Dealing with Death
When you begin writing a blog you vow to yourself, your readers, and your friends and family that you will not, I repeat, will not discuss your personal life. Sadly, I broke that vow quite early on and I’m going to break it again today.
I was in Ontario last week for a family emergency. My granny was and still is dying. The doctors told my family that she did not have long for this world and the best thing to do was to bring her home from the hospital. So we did. We bundled her up like like a Russian doll (you know the ones, except there wasn’t a smaller version of my granny inside…at least I hope). She took the ambulance ride like a trooper, joking with the EMTs when appropriate. After two days at home she asked for food. This request may not seem that startling, but as my granny had not asked for food in almost two months, it came as a surprise to us.
From that point, she started to become more engaged. Eating a little bit more each day, drinking water and juice, and even joining the family in the living room. While she remains a shadow of her former self, her unexpected rally (which is still happening) was a pleasant surprise for me and my family.
Yet, even though it was a pleasant surprise it was and remains stressful for all involved. As a family, we had to accept the fact that bringing my grandmother home would result in her death. We moved through this challenge and came to some level of acceptance of what was to come. Then we had to accept that death wasn’t going to occur within the time period the doctors had estimated – that she was going to live longer. I had to inform my work that my grandmother, after two months of basically being non-responsive to food, liquid, and family care, had decided to live again (if even for a short while). My family had to do the same – informing their respective workplaces that they would be returning to work within the next few days, that my granny had come back from the almost-dead.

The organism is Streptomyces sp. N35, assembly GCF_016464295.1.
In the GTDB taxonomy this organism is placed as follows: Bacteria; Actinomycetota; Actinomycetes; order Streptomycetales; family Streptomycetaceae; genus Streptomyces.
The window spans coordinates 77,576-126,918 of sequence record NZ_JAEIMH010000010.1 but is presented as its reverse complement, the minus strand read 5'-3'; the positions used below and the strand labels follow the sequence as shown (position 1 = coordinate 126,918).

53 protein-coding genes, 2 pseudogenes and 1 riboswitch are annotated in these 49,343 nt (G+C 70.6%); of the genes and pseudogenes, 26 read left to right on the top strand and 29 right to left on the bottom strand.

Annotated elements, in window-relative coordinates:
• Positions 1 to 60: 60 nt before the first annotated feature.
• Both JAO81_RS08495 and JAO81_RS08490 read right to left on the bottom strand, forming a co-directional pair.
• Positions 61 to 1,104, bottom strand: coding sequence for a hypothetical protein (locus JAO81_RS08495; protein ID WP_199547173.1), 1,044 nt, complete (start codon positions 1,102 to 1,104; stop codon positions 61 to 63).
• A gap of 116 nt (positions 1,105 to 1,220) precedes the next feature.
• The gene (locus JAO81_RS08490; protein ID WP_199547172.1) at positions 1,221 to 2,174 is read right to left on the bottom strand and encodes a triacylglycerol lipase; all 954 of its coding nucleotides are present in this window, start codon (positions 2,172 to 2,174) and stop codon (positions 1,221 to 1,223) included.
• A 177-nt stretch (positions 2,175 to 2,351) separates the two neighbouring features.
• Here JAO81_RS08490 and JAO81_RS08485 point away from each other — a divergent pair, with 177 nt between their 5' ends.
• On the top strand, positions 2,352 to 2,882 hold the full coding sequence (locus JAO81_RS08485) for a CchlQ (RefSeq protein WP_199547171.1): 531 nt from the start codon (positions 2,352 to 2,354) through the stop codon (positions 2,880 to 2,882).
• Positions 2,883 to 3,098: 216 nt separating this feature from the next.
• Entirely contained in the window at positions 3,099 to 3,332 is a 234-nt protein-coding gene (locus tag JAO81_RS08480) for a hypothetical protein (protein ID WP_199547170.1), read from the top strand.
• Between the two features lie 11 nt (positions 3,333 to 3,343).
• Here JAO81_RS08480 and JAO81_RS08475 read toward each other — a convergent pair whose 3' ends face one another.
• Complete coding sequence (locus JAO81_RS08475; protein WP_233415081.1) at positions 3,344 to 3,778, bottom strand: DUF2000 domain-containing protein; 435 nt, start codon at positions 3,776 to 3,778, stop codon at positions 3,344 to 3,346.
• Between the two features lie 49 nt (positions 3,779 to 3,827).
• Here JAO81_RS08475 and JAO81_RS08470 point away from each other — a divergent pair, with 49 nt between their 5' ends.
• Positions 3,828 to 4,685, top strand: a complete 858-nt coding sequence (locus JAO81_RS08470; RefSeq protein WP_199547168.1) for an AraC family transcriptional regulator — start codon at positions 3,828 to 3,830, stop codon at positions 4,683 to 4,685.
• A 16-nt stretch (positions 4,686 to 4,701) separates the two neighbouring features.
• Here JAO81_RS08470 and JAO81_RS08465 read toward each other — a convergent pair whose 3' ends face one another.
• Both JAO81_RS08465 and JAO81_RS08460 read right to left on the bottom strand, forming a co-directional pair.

Moving back and forth between life and death is an exhausting process. It’s sad, stressful, and completely gray – there is no black or white, well, until the person actually dies. It’s exhausting because every person involved in the dying person’s care has a different outlook and expectation about what should happen. Some family members are spiritual, some are not. Some don’t like using the word death while others cannot stand using inaccurate terminology. So whilst dealing with the process of losing someone you love, you have to manage your own expectations and behaviour so as not to offend or upset a family member. And let’s face it, that’s hard for anyone, regardless of intellect, age, or life experience.
So why am I sharing this with the blogosphere? Perhaps it’s helping me to process the events of last week. Perhaps it’s because throughout the week I managed to remain fairly level-headed and calm. My emotions didn’t run away with me. I helped when needed. I cared for my granny when she asked. And I find this surprising based on my behaviour in the past when dealing with stressful or difficult situations.
I attribute this relative state of calm to two things: 1) Mindfulness and, 2) Exercise. Since integrating and accepting the concept and practice of mindfulness into my life almost a year and a half ago, I have noticed a seismic shift in how I approach and deal with stress. I still have a way to go, but I am impressed with the results so far. And lastly, exercise has been and always will be my go-to coping mechanism. I managed to get to the gym twice last week (I even got to workout with my mom which I always love doing) and went for a walk with my dad (in -20 weather, eek). My workouts were not overly intense, nor long, but they allowed me a break from the ongoing and ever-stressful situation of dying. Yes, exercise is a stress on the body, but it’s a good stress. It makes you stronger and better prepares you for future stress. It makes the body and mind more resilient. So not only were last weeks workouts beneficial, but all the workouts I’ve ever done before last week.
As the creator of mindfulness states, “it is better to weave your parachute before you jump out of a plane”.
We must think of exercise, mindfulness, eating healthy, taking breaks at work, or whatever you do to effectively manage stress as threads within our metaphorical parachute – the more we do, the more threads we have and the stronger our parachute becomes for the inevitable jump.
My parachute was ready for the jump. My only task now, make the necessary repairs and continue to weave for the future.